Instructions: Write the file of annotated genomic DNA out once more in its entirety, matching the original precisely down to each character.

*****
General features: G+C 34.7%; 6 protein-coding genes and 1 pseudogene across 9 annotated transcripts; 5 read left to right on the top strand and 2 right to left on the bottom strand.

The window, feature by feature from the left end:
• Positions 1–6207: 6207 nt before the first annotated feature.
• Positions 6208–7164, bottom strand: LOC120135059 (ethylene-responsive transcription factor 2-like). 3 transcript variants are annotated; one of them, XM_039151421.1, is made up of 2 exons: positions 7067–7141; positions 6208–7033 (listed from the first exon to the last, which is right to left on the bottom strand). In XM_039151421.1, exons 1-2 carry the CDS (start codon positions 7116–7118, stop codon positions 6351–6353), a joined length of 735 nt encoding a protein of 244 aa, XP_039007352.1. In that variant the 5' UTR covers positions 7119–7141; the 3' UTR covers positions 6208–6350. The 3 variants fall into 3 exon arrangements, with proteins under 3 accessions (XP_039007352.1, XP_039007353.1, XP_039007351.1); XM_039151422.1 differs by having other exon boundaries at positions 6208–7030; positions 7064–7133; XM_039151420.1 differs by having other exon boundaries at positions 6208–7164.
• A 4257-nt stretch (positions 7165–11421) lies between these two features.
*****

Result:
General features: G+C 34.7%; 6 protein-coding genes and 1 pseudogene across 9 annotated transcripts; 5 read left to right on the top strand and 2 right to left on the bottom strand.

The window, feature by feature from the left end:
• Positions 1–6207: 6207 nt before the first annotated feature.
• Positions 6208–7164, bottom strand: LOC120135059 (ethylene-responsive transcription factor 2-like). 3 transcript variants are annotated; one of them, XM_039151421.1, is made up of 2 exons: positions 7067–7141; positions 6208–7033 (listed from the first exon to the last, which is right to left on the bottom strand). In XM_039151421.1, exons 1-2 carry the CDS (start codon positions 7116–7118, stop codon positions 6351–6353), a joined length of 735 nt encoding a protein of 244 aa, XP_039007352.1. In that variant the 5' UTR covers positions 7119–7141; the 3' UTR covers positions 6208–6350. The 3 variants fall into 3 exon arrangements, with proteins under 3 accessions (XP_039007352.1, XP_039007353.1, XP_039007351.1); XM_039151422.1 differs by having other exon boundaries at positions 6208–7030; positions 7064–7133; XM_039151420.1 differs by having other exon boundaries at positions 6208–7164.
• A 4257-nt stretch (positions 7165–11421) lies between these two features.